We have all heard about the recommended amount of healthy fruits and vegetables that we are supposed to consume each day. Do we actually consume that?
What Does It Take?
On average, 5 to 9 servings from this food group daily is suggested. Is the increased consumption of fruits and vegetables actually beneficial to weight loss? How much do we actually need, and what does a serving of fruits and vegetables actually look like? Are there other benefits to changing our diet?
Simply put, fruits and vegetables are foods that are low in energy density, which means that they don’t have as many calories per gram compared to other foods like cookies, bacon, breads, jams, and cheeses [This means that eating more fruits and vegetables in place of those other food options reduces your calorie intake while still making you feel full]. That is a great step toward weight loss.
Meet Your Daily Goal
It may surprise you to know that only 1 cup of leafy greens, or half a cup of other chopped vegetables, counts as a serving [Meanwhile, one medium apple (or pear, orange, etc.) or a half-cup of chopped fruit counts as a serving]. A large salad topped with a couple of produce ingredients can easily count as 4 or more servings of fruit and vegetables alone! If you top your cereal with a fruit of your choice, that’s another. Have some fresh salsa or hummus for a snack. Enjoy a healthy smoothie on the run, you will easily meet or exceed the recommended daily goal.
Fruit and veggies displace fat in the diet. By enjoying them as a part of your meal and snack options, they will ultimately keep you from overeating. From side salads to grilled veggies (which can even be done in advance if you have a hectic schedule coming up), pre-chopped snacks or handheld items (like baby carrots or whole fruit), and the convenience of frozen produce that you can use in casseroles and smoothies, there are options for everyone and every budget .
Phytochemicals are natural plant compounds found in foods, they help the body to be healthy and resilient . More than 200 studies have shown that the phytochemicals found in produce may help combat disease in the body. This includes possibly stopping the development of carcinogens, slowing cancer cells’ growth rate, and lowering the risk of heart attack, stroke and early death.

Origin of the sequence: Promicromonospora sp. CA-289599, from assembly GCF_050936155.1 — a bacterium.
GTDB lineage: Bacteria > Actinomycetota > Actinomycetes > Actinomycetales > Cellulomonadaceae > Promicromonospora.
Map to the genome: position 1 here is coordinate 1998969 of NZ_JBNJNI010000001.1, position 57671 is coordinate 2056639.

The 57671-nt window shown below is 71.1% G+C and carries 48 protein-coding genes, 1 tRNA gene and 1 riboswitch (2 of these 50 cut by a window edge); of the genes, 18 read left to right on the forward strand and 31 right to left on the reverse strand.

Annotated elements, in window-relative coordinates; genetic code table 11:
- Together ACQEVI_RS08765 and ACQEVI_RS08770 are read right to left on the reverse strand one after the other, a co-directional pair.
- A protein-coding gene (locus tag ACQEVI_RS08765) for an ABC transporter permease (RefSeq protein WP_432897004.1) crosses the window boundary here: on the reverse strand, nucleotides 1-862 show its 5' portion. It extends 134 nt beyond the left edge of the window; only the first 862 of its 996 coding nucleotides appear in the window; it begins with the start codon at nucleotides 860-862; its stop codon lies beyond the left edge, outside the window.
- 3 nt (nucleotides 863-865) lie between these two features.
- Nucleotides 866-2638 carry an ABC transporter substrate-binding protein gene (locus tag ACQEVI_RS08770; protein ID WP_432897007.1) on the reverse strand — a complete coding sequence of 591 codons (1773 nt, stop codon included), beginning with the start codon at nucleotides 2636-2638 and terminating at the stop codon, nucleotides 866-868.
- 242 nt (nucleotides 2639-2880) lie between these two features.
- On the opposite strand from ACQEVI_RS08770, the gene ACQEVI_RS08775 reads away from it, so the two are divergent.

Fortunately, the foods that phytochemicals are found in are common fruits and vegetables that we have in our meals anyway. It’s not difficult to get your servings in on a regular basis! Some common examples include berries, citrus fruit, orange vegetables, tomatoes, red grapes, onions, garlic, and even whole grains . These fruits and vegetables are not hard to find, and grocery stores have a variety of conveniently packed options to fit your lifestyle. Whether you like them canned, fresh, or frozen there is always an option for you!
Benefits of Eating Fruits and Vegetables
High in Fiber
Both fruits and vegetables contain a lot of fiber. Fiber keeps your digestive system happy, and keeps you feeling full for longer periods of time! Not only will you feel satisfied after having a fiber-rich meal or snack, but you also won’t have those hunger pangs and cravings sneak in a short time later. Fiber has also been linked to lowered cholesterol, blood pressure, and inflammation, in addition to improved immune function .
Low in Calories
Fruits and vegetables are low in calories. This means they are perfect to help fill you up, and you won’t ruin your diet consuming them!
Reduces Your Risk for Disease
Consuming fruits and veggies on a daily basis won’t automatically rule out disease. It can definitely cut down your chances of falling ill. A recent study by a team of researchers from Norway, the U.S., and Britain concluded that not only did 5 servings of fruit and vegetables reduce the risk of disease, but that 10 daily servings gave the greatest benefit .
Loaded With Vitamins and Minerals
Fruits and vegetables are loaded with vitamins and minerals that are essential to better health and higher energy levels. Research has suggested that produce such as apples, citrus, salads, and cruciferous vegetables (broccoli, Brussels sprouts, cabbage, and kale) will give the highest protection against heart disease and stroke . However, produce with higher levels of fiber will assist more when managing cholesterol levels, inflammation, and immune function issues. Cruciferous vegetables, green vegetables and yellow-orange vegetables (peppers, sweet potatoes, and carrots) are those most likely to help prevent cancer.
When it comes down to it, there are absolutely no negatives to eating more fruits and vegetables. While it is important not to overdo it on fruit due to its natural sugar, you can’t really overdo it with veggies. Both will give you wonderful benefits with their natural vitamins and minerals, which are vital to healthy living. There are endless options for handheld fruits and vegetables that can be packed as quick snacks. There are also plenty of options for cut, steamed, and prepared fruits and vegetables to accompany meals. This will not only help boost your body’s overall wellness and protection against disease, but it will also support your ongoing weight loss.
If you have children, it can be tricky to get them to eat their vegetables without a fight. It is easy to sneak veggies into casseroles, sauces, smoothies, and meatloaf dishes without them even suspecting! Try it out, and they too will reap the benefits without even knowing it!